Busted Cooking Myths and Why Milk Doesn’t Need Refrigeration

I’ve perused quite a few cookbooks in my time and the past year reading about kitchen science.  The science behind how stuff works in the kitchen and the why.  Although I am no expert in science beyond high school AP Biology, I found the following very very interesting.  I will try to site my sources because what really irks me sometimes are statements on the internet with no references.

Most of these are from the book I am currently reading: “What Einstein Told His Cook” by Robert Wolke   I have read part of his second book, but most of it didn’t interest me as much as the first book.

1.  Alcohol does NOT burn off complete in cooking.  I researched this on the internet a few months ago and found it in this book as well.  Here is a chart which also cites the study:

2.  Adding salt to water when cooking pasta does NOT make it cook any faster.  Well, maybe like .01 seconds faster.  It is to add flavor.  But not save time.

3.  When ordering rare or medium rare meat and there is “blood” oozing out, it isn’t blood.  The blood has already been drained.  The red is not from blood hemoglobin, but actually just myoglobin, a red, iron-containing, oxygen-carrying protein.  So next time tell your friend, “Ew, you’re meat is oozing protein.” 🙂

4.  Potatoes will not make a too salty soup taste less salty.  They do not “absorb” enough salt to make the soup less salty.

5.  I always wondered why my tea doesn’t taste as good when I microwave the water vs. boiling it in a kettle.  Water must be boiling hot to extract all the flavor and color.  Caffeine won’t dissolve until 175 degrees.  The microwave looks like it is heating up the liquid enough, but it actually isn’t as hot.  And the microwave only heats up the outer inch of the mug of water leaving the inside relatively cooler.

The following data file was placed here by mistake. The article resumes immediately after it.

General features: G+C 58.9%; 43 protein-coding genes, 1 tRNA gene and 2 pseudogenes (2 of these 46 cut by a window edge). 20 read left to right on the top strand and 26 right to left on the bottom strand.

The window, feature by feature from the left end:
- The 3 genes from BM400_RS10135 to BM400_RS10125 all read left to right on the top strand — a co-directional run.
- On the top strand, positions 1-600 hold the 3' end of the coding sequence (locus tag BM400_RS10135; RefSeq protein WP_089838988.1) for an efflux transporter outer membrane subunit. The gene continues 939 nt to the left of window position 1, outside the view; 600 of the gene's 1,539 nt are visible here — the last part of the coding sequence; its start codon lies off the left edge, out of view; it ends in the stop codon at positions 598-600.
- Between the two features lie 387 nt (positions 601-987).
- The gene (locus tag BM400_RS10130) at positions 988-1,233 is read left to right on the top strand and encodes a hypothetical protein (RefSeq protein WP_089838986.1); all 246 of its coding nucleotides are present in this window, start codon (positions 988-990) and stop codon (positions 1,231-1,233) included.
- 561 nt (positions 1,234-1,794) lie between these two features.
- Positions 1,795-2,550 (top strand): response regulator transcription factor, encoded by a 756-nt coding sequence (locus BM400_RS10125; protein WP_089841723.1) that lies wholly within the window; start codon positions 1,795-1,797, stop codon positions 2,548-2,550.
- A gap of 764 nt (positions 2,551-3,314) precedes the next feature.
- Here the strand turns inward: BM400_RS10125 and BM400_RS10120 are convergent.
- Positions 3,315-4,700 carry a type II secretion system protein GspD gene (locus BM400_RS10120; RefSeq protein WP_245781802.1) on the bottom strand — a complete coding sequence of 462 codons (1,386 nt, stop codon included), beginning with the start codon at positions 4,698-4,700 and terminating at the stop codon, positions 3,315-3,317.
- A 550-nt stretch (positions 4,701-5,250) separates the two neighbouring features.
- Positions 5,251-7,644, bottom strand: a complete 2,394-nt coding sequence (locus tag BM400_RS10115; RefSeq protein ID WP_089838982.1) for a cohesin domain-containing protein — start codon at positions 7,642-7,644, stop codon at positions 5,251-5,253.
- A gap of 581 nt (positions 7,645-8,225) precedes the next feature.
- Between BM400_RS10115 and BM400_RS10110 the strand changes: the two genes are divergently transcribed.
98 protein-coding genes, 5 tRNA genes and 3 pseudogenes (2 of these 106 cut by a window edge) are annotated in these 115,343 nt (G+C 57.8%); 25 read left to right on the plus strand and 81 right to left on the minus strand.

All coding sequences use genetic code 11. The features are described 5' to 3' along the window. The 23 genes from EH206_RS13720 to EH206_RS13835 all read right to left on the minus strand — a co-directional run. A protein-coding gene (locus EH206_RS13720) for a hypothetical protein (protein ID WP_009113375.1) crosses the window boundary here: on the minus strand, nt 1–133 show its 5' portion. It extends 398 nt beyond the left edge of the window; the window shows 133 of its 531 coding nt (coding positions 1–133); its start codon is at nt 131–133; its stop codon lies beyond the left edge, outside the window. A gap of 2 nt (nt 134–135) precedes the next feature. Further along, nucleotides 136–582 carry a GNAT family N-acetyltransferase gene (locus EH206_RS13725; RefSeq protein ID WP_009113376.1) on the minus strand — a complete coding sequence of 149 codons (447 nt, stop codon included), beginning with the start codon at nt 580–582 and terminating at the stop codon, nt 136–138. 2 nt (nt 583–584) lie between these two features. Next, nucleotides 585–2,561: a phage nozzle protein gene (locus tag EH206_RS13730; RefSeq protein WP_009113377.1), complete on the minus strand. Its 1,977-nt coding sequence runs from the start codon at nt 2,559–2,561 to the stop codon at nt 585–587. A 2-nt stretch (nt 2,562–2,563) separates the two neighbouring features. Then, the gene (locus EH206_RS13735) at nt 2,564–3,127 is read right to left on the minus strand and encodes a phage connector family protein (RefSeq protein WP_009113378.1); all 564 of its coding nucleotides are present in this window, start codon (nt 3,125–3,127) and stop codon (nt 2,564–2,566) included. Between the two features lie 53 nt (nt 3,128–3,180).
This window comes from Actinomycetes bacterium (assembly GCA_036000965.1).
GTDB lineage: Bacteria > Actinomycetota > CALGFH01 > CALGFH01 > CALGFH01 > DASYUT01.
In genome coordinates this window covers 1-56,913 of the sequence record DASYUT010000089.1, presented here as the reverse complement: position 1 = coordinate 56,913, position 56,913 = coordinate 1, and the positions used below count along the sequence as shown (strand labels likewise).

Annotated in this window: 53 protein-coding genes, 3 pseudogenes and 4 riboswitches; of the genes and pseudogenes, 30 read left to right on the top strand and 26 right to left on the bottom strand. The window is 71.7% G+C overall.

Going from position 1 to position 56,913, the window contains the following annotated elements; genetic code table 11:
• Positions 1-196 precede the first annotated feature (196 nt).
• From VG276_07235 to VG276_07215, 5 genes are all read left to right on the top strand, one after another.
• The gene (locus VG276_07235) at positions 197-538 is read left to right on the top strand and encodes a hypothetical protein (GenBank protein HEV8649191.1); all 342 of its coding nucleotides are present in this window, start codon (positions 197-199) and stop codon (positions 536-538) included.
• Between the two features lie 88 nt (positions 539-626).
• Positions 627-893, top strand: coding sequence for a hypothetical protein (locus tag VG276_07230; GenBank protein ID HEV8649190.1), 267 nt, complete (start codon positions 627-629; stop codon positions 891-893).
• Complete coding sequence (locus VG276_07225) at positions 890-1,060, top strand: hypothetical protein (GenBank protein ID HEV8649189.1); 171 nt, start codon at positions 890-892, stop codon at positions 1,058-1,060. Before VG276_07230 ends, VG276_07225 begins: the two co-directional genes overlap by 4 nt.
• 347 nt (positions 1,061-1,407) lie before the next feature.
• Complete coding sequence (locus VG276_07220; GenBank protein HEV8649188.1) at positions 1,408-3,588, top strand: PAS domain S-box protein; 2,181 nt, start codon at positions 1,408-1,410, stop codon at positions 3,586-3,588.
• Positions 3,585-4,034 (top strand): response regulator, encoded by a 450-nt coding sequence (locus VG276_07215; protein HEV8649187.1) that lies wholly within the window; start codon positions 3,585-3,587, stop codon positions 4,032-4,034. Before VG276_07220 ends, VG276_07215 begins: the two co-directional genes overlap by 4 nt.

6.  I have been researching nutrition ever since I started losing the baby weight about a year ago.  So, about 15 lbs lighter and 35 mcg of synthroid later, I find that there are many ways to destroy the vitamins and antioxidants inside our foods.  You may be think you are cooking healthy (don’t get me wrong, cooked carrots are way better for you than a donut), but you may actually be boiling off a lot of those water soluble vitamins like B and C.  In short, cooking foods fastest and without water is the best way to retain their vitamins and antioxidants.  This method is usually the microwave.  Info from: Columbia University and New York Times

7.  I always see Rachael Ray rolling her lemons and limes before extracting the juice.  “It helps get the juice out,” she says.  Per Wolke’s experiment, it didn’t matter whether you rolled or just juiced the citrus.  So save yourself some time and skip this step.   The experiment was tried both hand squeezing and with an electric juicer.  All the results were the same –  roll it or just go ahead and juice it.  Rachael, I feel so betrayed.